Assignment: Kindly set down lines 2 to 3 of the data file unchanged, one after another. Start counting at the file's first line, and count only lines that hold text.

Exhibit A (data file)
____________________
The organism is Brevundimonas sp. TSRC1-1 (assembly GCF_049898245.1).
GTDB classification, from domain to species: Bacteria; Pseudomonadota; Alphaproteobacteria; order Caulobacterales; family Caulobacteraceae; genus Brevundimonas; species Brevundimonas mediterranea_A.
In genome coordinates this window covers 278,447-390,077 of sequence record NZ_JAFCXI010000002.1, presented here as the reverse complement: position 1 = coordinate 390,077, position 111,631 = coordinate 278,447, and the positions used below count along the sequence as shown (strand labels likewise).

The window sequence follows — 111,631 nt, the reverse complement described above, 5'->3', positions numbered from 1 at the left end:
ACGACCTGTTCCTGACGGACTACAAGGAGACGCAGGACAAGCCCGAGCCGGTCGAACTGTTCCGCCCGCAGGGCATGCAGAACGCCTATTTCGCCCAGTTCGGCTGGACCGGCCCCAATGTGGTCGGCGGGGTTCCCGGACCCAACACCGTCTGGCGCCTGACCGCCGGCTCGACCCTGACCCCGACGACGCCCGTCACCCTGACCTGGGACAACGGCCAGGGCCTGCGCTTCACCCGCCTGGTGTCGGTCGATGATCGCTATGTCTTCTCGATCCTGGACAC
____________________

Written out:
GTDB classification, from domain to species: Bacteria; Pseudomonadota; Alphaproteobacteria; order Caulobacterales; family Caulobacteraceae; genus Brevundimonas; species Brevundimonas mediterranea_A.
In genome coordinates this window covers 278,447-390,077 of sequence record NZ_JAFCXI010000002.1, presented here as the reverse complement: position 1 = coordinate 390,077, position 111,631 = coordinate 278,447, and the positions used below count along the sequence as shown (strand labels likewise).